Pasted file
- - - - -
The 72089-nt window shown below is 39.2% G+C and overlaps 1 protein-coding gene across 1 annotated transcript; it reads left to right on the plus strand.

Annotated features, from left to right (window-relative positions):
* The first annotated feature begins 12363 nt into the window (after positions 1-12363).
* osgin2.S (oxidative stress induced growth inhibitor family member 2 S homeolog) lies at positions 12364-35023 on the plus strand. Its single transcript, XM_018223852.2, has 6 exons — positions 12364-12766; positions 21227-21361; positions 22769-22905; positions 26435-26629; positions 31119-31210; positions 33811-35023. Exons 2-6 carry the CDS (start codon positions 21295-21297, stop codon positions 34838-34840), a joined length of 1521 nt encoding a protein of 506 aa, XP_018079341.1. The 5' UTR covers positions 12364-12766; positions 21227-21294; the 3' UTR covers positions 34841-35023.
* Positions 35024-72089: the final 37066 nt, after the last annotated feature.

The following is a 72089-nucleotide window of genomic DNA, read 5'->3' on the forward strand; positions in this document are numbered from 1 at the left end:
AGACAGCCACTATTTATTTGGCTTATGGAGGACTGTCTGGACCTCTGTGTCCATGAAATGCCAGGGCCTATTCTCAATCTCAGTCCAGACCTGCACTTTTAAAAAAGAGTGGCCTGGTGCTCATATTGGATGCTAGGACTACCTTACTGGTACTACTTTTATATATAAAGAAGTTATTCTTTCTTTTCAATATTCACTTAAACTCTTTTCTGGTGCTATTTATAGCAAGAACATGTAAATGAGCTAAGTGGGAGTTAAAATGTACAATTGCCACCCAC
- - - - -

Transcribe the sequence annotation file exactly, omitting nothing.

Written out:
The 72089-nt window shown below is 39.2% G+C and overlaps 1 protein-coding gene across 1 annotated transcript; it reads left to right on the plus strand.

Annotated features, from left to right (window-relative positions):
* The first annotated feature begins 12363 nt into the window (after positions 1-12363).
* osgin2.S (oxidative stress induced growth inhibitor family member 2 S homeolog) lies at positions 12364-35023 on the plus strand. Its single transcript, XM_018223852.2, has 6 exons — positions 12364-12766; positions 21227-21361; positions 22769-22905; positions 26435-26629; positions 31119-31210; positions 33811-35023. Exons 2-6 carry the CDS (start codon positions 21295-21297, stop codon positions 34838-34840), a joined length of 1521 nt encoding a protein of 506 aa, XP_018079341.1. The 5' UTR covers positions 12364-12766; positions 21227-21294; the 3' UTR covers positions 34841-35023.
* Positions 35024-72089: the final 37066 nt, after the last annotated feature.

The following is a 72089-nucleotide window of genomic DNA, read 5'->3' on the forward strand; positions in this document are numbered from 1 at the left end:
AGACAGCCACTATTTATTTGGCTTATGGAGGACTGTCTGGACCTCTGTGTCCATGAAATGCCAGGGCCTATTCTCAATCTCAGTCCAGACCTGCACTTTTAAAAAAGAGTGGCCTGGTGCTCATATTGGATGCTAGGACTACCTTACTGGTACTACTTTTATATATAAAGAAGTTATTCTTTCTTTTCAATATTCACTTAAACTCTTTTCTGGTGCTATTTATAGCAAGAACATGTAAATGAGCTAAGTGGGAGTTAAAATGTACAATTGCCACCCAC